09/07/2005, 00.00
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Ninety per cent of Iraqis want to see Saddam Hussein hang, says Kurdish envoy

Saywan Barzani, Kurdish envoy in Europe, explains why President Jalal Talabani, who is on record for opposing the death penalty, said "Saddam deserves a death sentence 20 times a day". Even terrorists are against the former dictator.

Paris (AsiaNews) – Saywan Barzani, Kurdish envoy in Europe, defends Iraqi President Jalal Talabani who on Iraqi television said that "Saddam deserves a death sentence 20 times a day". However, the President also said that he would not sign any death warrant.

The statement appears to contradict Talabani's previous opposition to the death penalty. He had already threatened to resign if the Iraqi Special Tribunal charged with trying the former dictator sentenced him to death, but did not renew the threat yesterday during the TV interview.

For Saywan Barzani, who spoke from Paris, there is no contradiction or change in Talabani's views.

"The President," he said, "is a lawyer and a human rights activist. He has spent many years in Europe and has signed a petition against the death penalty proposed by some of his British and French attorney friends."

Mr Barzani, who is the nephew of Massoud Barzani, leader of the Kurdistan Democratic Party, insisted that Talabani "is against the principle of the death penalty, but for Saddam Hussein, it is different".

In the interview with al-Iraqiya Network, Talabani said that one of the investigators was able "to extract important confessions from Saddam Hussein." Saddam admitted to having ordered an unspecified number of executions during his regime. He said Saddam confessed to the al-Anfal campaign against the Kurds between 1986 and 1989 in which over 100,000 people were slaughtered.

The statement was made after the Iraqi government officially confirmed that the deposed dictator will go on trial on October 19 charged with the killing of 143 Shi'ite villagers in Dujail. If found guilty, he could be hanged before he is tried for any of the other 11 charges brought against him.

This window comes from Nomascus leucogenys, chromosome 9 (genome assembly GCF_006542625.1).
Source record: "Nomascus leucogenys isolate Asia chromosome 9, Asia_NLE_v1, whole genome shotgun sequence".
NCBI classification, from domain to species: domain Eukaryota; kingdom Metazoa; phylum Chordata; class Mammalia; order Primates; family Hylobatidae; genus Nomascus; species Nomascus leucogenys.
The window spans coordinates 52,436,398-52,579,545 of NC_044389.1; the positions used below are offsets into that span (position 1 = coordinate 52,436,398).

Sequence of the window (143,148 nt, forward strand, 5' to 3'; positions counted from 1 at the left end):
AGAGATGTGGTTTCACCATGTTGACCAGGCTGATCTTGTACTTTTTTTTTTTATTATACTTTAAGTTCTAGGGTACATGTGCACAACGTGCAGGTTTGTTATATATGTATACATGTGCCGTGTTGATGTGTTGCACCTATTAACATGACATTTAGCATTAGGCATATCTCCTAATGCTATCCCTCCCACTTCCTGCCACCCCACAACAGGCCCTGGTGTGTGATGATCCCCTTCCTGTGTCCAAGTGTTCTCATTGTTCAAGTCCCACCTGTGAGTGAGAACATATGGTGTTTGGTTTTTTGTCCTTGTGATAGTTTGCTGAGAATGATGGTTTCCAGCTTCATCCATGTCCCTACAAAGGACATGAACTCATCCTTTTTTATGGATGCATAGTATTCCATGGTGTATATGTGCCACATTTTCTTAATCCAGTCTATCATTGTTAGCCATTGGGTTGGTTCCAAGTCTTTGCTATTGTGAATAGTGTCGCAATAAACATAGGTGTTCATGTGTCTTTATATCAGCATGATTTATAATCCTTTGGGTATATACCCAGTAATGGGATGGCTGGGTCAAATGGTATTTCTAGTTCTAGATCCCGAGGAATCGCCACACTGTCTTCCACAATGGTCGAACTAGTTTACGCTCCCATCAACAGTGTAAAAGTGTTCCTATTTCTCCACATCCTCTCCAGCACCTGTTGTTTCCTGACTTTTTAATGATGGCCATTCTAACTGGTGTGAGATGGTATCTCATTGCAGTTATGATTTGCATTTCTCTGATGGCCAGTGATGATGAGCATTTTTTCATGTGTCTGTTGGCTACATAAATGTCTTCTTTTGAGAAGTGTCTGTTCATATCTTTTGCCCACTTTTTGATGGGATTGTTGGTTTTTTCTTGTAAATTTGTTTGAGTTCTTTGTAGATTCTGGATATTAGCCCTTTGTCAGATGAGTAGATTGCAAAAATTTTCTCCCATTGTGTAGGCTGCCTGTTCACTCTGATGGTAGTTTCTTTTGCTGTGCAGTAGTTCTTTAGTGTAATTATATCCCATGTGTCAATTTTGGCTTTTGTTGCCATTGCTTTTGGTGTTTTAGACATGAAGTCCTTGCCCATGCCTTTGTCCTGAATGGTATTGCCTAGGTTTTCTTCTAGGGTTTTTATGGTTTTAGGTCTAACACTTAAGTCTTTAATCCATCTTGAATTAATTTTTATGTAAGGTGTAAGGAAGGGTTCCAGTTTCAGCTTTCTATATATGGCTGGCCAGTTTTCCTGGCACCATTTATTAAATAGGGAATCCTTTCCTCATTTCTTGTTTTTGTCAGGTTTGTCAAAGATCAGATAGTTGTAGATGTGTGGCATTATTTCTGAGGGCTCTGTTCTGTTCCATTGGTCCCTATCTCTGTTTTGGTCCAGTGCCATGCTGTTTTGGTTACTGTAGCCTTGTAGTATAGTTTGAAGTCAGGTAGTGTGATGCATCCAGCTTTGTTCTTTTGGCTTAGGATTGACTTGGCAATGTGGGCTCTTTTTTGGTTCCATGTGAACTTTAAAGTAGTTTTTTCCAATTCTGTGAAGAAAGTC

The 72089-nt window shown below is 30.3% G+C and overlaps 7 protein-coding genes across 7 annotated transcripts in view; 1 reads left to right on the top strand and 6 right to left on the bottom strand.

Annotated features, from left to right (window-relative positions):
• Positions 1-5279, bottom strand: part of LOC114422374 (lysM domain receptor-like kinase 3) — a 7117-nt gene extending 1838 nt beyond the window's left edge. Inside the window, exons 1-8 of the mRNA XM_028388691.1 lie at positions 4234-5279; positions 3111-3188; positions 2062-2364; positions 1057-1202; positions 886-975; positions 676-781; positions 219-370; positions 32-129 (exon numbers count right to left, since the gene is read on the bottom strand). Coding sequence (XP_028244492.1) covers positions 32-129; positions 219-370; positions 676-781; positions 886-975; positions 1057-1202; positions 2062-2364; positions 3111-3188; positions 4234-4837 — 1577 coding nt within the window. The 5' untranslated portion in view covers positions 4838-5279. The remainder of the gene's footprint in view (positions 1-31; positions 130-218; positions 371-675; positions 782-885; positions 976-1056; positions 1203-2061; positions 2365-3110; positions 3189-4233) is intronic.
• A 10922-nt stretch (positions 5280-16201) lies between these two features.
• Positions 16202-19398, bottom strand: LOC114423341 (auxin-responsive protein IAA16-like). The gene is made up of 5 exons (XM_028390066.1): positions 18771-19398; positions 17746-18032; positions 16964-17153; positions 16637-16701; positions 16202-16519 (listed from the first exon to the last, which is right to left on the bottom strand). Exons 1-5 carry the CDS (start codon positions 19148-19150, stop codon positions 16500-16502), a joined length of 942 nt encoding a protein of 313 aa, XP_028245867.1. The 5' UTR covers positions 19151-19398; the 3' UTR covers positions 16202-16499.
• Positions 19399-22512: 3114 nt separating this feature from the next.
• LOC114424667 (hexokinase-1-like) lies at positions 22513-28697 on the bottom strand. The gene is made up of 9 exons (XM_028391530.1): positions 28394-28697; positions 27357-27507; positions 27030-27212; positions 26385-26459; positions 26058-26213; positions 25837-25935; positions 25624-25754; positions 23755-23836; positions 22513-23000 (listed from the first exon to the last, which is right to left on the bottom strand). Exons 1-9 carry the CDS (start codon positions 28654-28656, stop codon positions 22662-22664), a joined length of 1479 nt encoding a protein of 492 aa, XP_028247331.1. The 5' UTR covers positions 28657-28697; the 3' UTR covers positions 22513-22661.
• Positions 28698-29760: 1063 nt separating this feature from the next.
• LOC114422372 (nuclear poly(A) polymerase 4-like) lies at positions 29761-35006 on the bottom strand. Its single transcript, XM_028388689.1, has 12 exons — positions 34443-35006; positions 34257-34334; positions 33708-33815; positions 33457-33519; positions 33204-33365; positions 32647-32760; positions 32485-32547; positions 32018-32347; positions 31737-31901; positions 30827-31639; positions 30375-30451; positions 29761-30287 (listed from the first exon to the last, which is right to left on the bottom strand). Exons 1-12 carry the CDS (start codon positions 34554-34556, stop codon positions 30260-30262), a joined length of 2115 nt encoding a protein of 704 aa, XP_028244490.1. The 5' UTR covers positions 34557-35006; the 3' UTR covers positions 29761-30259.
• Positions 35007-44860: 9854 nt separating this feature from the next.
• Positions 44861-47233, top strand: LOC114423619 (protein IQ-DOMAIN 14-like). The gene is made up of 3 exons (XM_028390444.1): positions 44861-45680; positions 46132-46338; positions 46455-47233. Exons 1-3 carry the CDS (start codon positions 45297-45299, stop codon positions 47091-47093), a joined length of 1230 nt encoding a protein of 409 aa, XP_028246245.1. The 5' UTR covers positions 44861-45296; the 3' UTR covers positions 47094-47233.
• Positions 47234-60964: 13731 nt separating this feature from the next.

According to Saywan Barzani, Talabani must adapt to circumstances that are hard to change.

"In Iraq both people and lawmakers do not want to abolish the death penalty. Ninety per cent of all Iraqis want to see Saddam hang. The President cannot oppose them and so will delegate authority to his Vice-Presidents as he did in the latest death penalty cases that involved three common criminals."

"My not signing does not mean that I will block the decision of the court," Talabani said. And "Saddam deserves a death sentence 20 times a day because he tried to assassinate me 20 times," added Talabani, who once led Kurdish rebels against Saddam's regime.

"Saddam is a criminal and a blood-thirsty dictator," Barzani said. "Recent investigations by experts on the Kurdish question indicate that the Baathist regime was responsible for some 2 to 3 million victims".

"Should the Iraqi Special Court decide for the death penalty, there should not be any new violence," he stressed.

"No one can justify the dictator's crimes. Even the terrorists have never said anything in his favour. They are against the occupation and the US, but no one has said they were defending Saddam Hussein".

Under Saddam, Iraqi Kurds were heavily persecuted. In the 1980s, they suffered a great deal from the regime's repression, including thousands of civilians who were killed with chemical weapons. (MA)

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See also
Tariq Aziz on trial, bishop of Kirkuk: "justice, but in respect of man"
Iraqi judge and son gunned down
Saddam's trial fixed for 19 October
Law reintegrating low-level Baathists approved
Saddam Hussein to hang for crimes against humanity


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